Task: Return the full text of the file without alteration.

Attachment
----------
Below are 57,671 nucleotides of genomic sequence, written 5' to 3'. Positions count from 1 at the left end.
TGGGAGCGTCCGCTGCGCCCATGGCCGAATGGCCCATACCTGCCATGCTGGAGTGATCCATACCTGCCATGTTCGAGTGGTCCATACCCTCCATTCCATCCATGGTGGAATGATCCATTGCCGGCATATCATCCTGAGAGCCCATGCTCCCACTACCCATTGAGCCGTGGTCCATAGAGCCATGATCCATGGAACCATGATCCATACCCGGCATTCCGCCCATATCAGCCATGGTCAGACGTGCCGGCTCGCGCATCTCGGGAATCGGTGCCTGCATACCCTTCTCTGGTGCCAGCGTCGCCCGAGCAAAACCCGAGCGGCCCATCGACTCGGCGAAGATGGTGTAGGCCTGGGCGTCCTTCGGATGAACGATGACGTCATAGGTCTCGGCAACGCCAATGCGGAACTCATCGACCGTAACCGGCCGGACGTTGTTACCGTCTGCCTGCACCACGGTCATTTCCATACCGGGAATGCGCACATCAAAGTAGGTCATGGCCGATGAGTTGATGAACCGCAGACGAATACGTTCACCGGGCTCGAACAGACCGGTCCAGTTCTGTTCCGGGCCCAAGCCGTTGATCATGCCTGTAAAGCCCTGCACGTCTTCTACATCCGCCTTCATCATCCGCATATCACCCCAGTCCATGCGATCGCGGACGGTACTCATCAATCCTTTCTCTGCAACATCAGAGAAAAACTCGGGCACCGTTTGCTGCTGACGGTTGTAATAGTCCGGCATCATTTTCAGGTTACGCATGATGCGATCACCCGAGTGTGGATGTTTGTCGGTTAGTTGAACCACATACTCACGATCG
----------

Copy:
Below are 57,671 nucleotides of genomic sequence, written 5' to 3'. Positions count from 1 at the left end.
TGGGAGCGTCCGCTGCGCCCATGGCCGAATGGCCCATACCTGCCATGCTGGAGTGATCCATACCTGCCATGTTCGAGTGGTCCATACCCTCCATTCCATCCATGGTGGAATGATCCATTGCCGGCATATCATCCTGAGAGCCCATGCTCCCACTACCCATTGAGCCGTGGTCCATAGAGCCATGATCCATGGAACCATGATCCATACCCGGCATTCCGCCCATATCAGCCATGGTCAGACGTGCCGGCTCGCGCATCTCGGGAATCGGTGCCTGCATACCCTTCTCTGGTGCCAGCGTCGCCCGAGCAAAACCCGAGCGGCCCATCGACTCGGCGAAGATGGTGTAGGCCTGGGCGTCCTTCGGATGAACGATGACGTCATAGGTCTCGGCAACGCCAATGCGGAACTCATCGACCGTAACCGGCCGGACGTTGTTACCGTCTGCCTGCACCACGGTCATTTCCATACCGGGAATGCGCACATCAAAGTAGGTCATGGCCGATGAGTTGATGAACCGCAGACGAATACGTTCACCGGGCTCGAACAGACCGGTCCAGTTCTGTTCCGGGCCCAAGCCGTTGATCATGCCTGTAAAGCCCTGCACGTCTTCTACATCCGCCTTCATCATCCGCATATCACCCCAGTCCATGCGATCGCGGACGGTACTCATCAATCCTTTCTCTGCAACATCAGAGAAAAACTCGGGCACCGTTTGCTGCTGACGGTTGTAATAGTCCGGCATCATTTTCAGGTTACGCATGATGCGATCACCCGAGTGTGGATGTTTGTCGGTTAGTTGAACCACATACTCACGATCG